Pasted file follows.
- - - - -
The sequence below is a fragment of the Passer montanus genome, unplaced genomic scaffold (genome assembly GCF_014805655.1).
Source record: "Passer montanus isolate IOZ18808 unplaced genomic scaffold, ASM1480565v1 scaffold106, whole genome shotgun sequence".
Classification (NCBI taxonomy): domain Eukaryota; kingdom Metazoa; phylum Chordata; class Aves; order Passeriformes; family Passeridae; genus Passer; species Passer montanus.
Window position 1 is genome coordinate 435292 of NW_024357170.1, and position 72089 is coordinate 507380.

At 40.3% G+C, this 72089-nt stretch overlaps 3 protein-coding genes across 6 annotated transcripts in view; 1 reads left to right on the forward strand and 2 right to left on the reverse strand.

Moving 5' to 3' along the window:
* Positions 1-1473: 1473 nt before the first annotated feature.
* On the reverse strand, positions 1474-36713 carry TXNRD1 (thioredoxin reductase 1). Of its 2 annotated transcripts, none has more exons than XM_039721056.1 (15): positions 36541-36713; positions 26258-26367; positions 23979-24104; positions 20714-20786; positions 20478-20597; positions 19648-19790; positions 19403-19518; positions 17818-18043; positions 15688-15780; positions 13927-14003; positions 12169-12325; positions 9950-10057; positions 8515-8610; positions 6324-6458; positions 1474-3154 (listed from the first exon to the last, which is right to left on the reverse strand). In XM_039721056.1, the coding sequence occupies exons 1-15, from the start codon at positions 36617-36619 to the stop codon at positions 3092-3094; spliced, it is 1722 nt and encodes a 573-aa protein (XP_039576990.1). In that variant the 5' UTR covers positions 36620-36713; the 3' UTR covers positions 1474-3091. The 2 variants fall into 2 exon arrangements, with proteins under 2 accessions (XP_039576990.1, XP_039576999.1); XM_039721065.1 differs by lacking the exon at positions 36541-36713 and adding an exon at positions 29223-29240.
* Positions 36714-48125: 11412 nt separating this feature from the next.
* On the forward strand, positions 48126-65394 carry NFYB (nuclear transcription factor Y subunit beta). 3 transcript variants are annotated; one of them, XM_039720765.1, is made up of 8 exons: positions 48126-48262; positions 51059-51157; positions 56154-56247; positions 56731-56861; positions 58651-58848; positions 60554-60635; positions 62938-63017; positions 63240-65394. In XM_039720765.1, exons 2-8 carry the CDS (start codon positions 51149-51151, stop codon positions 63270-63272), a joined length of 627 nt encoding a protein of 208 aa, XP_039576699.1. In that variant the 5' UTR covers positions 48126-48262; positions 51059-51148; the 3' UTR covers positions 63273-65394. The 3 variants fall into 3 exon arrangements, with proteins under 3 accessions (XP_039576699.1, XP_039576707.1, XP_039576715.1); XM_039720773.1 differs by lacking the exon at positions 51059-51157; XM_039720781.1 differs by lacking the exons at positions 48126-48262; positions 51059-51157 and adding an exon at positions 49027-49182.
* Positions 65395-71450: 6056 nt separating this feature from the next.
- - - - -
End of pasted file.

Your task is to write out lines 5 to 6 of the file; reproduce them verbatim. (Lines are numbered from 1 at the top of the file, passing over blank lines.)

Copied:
At 40.3% G+C, this 72089-nt stretch overlaps 3 protein-coding genes across 6 annotated transcripts in view; 1 reads left to right on the forward strand and 2 right to left on the reverse strand.

Moving 5' to 3' along the window: